The truce in the U.S.-China trade war is in tatters. China said on May 13 that it will impose new tariffs on a range of American goods in retaliation for President Donald Trump’s decision to raise duties on US$200 billion in Chinese imports.
Although trade talks may continue, for now the trade war that Trump began in January 2018 is back on, which will mean more economic pain for companies and consumers in both the U.S. and China. As an economist who focuses on international trade, I believe there are three reasons the conflict could continue for a long time.
The U.S. wants China to be much more transparent about this support and to reduce subsidies overall.
Mastering the fundamentals
All evidence suggests that negotiators have made little headway resolving the fundamental disagreements between China and the U.S. The most pressing issues involve deep structural features of the Chinese economy that China has a little incentive – or in some cases, ability – to change. In short, the U.S. believes that the Chinese government has been both too involved and not involved enough in how its economy functions.
The most important and long-standing issue is that the Chinese economy owes part of its rapid development in recent decades to heavy subsidization of targeted companies and industries. The U.S. wants China to be much more transparent about this support and to reduce subsidies overall.
At the same time, the Chinese government has not been doing enough when it comes to protecting foreign intellectual property in China. Copyright enforcement is still weak, and U.S. companies are forced to transfer technologies to Chinese counterparts as a condition of doing business in the country. This is estimated to cost American businesses hundreds of billions of dollars a year.
Trump has also said he plans to slap a tariff on every other Chinese export in the coming months if a deal isn’t reached. This would likely curb U.S. economic growth.
But China is unlikely to end industrial subsidies or increase enforcement of intellectual property laws in any meaningful way in the short run. In part this is because the Chinese economy is growing more slowly than at any other time in the last two decades, and any significant change in policy would be risky.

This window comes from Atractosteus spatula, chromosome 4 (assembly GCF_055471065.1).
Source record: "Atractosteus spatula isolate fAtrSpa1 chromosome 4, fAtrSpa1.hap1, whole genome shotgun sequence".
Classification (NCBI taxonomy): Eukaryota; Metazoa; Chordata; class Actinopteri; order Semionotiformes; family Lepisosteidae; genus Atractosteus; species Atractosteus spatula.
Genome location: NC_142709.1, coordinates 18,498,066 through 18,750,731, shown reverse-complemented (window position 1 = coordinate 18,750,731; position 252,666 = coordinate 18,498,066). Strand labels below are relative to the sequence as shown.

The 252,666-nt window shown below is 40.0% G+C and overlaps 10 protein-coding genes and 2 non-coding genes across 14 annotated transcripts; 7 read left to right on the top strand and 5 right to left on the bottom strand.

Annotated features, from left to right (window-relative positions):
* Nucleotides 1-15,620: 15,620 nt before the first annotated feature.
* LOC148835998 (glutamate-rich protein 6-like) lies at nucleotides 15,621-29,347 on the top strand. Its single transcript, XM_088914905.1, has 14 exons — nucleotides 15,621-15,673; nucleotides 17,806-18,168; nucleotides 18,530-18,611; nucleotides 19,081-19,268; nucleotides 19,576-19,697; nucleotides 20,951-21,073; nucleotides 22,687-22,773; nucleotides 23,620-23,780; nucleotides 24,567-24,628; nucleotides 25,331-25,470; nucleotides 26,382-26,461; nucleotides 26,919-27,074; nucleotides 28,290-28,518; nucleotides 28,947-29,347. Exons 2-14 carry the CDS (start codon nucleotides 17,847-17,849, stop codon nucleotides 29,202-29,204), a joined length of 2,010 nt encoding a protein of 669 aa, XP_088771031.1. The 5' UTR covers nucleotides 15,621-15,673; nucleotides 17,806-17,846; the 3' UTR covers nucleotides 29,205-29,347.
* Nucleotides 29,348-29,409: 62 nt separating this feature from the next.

China might be persuaded to transition away from this economic model in the long run if the proper incentives are put in place. But it remains to be seen whether the Trump administration has the patience to compromise on its short-run objectives in order to create a long-run path toward a more level playing field.
Read more: US-China trade talks open in Beijing
Carrots and sticks
The U.S. negotiating position has been heavy on “stick” and light on “carrot.” Even before the trade war, Chinese companies faced significant tariffs when exporting to the U.S. – some dating back to before China joined the World Trade Organization in 2001. Critically, they are unlikely to be removed regardless of the outcome of negotiations.
Many of these tariffs are known as “antidumping duties” and are imposed when a product is sold in the U.S. at a price legally determined to be too low. Overall, these tariffs are nearly twice as high as the tariffs that the Trump administration has so far imposed during the current trade war.
Ultimately, China does not want to appear to be folding to U.S. pressure when it already faces significant, and likely non-negotiable, tariffs. So unless the U.S. decides to offer China some kind of carrot, such as reducing these underlying duties, trade talks will undoubtedly continue to stall – or will achieve little.
More pain may mean less gain
The costs of the trade war up to now have been high but could get much worse. And that could lower the odds of ending it. So far consumers may not have noticed the tariffs since they are spread across thousands of products and, in some cases, have been absorbed by U.S. companies for competitive reasons.
Copyright enforcement is still weak, and U.S. companies are forced to transfer technologies to Chinese counterparts as a condition of doing business in the country.
Nevertheless, they have cost each American around $11 per month, according to a recent study by economists from the Federal Reserve Bank of New York, Columbia University and Princeton University – which is not insignificant. In fact, the Trump administration inadvertently provided an ideal test case for the calculation of these costs when it imposed a tariff on imported washing machines in January.
As it turns out, approximately 1,800 jobs were created in the U.S. as a result of this policy, which was exactly its intended effect. However, the rise in the price of washing machines and, incidentally, dryers, cost consumers over $1.5 billion. This means each job cost $815,000, which is an expensive and inefficient way to boost U.S. employment.
And while consumers may not have noticed the previous tariffs, they most likely will feel the impact of the ones Trump raised on May 10. Trump has also said he plans to slap a tariff on every other Chinese export in the coming months if a deal isn’t reached. This would likely curb U.S. economic growth by half a percentage point in 2020 and cost 300,000 jobs, according to Oxford Economics.
With the accumulation of tariffs and the passing of time, the need for greater concessions from China to justify these costs becomes more pressing – and becomes less likely to be met. This is a key reason that economists nearly unanimously agree that trade wars are not “easy to win,” as Trump claims. More often than not everyone loses.